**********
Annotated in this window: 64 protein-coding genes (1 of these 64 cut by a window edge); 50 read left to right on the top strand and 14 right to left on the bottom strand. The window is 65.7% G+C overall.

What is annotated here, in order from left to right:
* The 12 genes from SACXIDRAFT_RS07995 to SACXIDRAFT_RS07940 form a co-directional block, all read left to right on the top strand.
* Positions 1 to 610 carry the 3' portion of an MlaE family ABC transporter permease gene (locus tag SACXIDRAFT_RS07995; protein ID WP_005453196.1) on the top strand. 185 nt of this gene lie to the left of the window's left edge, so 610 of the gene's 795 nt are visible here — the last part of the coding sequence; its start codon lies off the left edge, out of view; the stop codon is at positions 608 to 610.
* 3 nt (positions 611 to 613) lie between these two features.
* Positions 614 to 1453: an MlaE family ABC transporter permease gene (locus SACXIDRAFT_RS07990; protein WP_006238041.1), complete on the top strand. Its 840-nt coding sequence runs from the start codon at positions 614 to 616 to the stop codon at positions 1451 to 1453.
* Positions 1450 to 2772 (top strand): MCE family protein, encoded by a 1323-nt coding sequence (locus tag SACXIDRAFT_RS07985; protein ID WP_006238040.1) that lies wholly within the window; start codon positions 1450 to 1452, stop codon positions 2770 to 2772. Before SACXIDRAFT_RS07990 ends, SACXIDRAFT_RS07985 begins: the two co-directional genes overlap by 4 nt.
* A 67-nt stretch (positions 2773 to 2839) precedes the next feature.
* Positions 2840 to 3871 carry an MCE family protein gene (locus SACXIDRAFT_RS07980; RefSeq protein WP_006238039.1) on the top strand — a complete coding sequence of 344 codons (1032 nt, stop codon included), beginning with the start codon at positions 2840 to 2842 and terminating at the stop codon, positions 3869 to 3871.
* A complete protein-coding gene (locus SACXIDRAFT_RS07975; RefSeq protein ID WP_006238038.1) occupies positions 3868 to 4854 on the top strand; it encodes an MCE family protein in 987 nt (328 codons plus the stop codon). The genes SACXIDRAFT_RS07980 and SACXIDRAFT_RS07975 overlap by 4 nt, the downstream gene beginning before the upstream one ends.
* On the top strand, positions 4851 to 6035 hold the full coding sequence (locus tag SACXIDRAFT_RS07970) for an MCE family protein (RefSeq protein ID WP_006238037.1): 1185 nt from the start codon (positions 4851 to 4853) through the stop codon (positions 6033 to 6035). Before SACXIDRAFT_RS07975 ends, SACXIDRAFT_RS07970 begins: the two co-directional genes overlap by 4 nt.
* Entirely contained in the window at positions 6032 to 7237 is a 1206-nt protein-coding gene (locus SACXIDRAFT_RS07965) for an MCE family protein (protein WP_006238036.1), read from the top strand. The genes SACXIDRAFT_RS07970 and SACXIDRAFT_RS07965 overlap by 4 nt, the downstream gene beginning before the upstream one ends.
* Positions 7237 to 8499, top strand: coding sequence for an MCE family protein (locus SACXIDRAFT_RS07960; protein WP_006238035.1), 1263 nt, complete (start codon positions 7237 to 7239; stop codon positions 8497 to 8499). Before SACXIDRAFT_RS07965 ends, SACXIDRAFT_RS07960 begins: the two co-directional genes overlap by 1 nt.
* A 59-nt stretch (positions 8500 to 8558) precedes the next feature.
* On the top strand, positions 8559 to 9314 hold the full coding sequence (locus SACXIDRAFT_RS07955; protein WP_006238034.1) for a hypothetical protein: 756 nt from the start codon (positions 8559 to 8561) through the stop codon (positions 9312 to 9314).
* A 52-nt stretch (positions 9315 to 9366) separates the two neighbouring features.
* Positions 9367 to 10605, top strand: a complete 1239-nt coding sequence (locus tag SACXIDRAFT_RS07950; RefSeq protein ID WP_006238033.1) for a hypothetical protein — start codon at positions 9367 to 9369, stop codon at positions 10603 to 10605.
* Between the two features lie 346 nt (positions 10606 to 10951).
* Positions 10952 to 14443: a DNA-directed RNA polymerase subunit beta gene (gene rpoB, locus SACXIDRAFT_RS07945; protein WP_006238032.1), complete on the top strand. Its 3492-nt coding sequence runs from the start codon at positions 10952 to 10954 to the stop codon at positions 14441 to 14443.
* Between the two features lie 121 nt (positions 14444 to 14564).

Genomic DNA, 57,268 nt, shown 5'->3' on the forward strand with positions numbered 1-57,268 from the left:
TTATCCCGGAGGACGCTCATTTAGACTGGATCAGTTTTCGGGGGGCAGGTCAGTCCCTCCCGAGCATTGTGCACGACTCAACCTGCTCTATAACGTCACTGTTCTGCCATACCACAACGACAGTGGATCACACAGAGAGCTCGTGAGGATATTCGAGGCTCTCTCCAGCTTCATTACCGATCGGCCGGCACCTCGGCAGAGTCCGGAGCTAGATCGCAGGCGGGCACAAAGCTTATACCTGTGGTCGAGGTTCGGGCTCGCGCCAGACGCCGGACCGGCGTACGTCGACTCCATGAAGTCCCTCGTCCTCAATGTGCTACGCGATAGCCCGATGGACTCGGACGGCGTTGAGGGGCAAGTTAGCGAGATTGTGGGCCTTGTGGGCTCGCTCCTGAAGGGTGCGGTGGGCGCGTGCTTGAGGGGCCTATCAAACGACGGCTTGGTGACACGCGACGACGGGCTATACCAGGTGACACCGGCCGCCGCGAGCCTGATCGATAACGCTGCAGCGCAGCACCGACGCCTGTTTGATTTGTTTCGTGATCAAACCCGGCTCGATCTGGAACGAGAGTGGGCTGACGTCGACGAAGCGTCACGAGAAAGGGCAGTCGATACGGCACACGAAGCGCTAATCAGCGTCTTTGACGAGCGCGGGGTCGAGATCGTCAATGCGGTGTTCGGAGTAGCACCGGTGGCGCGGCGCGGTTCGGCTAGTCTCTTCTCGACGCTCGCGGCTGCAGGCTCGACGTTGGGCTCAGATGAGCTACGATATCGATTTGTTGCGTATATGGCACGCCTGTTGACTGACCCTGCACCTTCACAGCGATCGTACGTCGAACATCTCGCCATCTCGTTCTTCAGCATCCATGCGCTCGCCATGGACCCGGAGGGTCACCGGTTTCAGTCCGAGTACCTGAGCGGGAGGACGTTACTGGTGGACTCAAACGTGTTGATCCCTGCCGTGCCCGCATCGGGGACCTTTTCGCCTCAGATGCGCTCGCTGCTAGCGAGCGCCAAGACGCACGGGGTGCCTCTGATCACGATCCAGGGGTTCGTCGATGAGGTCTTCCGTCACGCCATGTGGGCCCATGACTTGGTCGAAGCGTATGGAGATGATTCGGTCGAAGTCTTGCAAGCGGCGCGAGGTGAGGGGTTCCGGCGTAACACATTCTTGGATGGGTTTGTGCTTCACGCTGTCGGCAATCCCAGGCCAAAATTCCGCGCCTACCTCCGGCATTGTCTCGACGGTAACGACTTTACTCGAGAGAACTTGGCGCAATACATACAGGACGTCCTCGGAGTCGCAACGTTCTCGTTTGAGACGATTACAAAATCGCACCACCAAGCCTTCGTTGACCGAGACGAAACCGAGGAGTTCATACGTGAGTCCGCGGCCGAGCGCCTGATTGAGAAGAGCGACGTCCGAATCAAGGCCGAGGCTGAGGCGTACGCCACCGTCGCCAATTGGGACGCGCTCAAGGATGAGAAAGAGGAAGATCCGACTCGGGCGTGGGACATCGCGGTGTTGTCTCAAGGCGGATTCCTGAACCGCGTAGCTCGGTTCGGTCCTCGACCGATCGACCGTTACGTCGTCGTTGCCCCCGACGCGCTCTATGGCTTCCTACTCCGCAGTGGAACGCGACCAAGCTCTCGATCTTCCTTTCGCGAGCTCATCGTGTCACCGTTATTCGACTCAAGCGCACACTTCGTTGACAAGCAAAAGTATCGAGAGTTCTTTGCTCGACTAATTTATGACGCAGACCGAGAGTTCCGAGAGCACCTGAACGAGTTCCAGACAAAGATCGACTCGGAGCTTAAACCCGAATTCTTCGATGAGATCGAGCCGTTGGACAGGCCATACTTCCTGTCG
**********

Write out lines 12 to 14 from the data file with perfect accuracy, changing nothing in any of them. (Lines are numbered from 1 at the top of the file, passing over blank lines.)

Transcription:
* Entirely contained in the window at positions 6032 to 7237 is a 1206-nt protein-coding gene (locus SACXIDRAFT_RS07965) for an MCE family protein (protein WP_006238036.1), read from the top strand. The genes SACXIDRAFT_RS07970 and SACXIDRAFT_RS07965 overlap by 4 nt, the downstream gene beginning before the upstream one ends.
* Positions 7237 to 8499, top strand: coding sequence for an MCE family protein (locus SACXIDRAFT_RS07960; protein WP_006238035.1), 1263 nt, complete (start codon positions 7237 to 7239; stop codon positions 8497 to 8499). Before SACXIDRAFT_RS07965 ends, SACXIDRAFT_RS07960 begins: the two co-directional genes overlap by 1 nt.
* A 59-nt stretch (positions 8500 to 8558) precedes the next feature.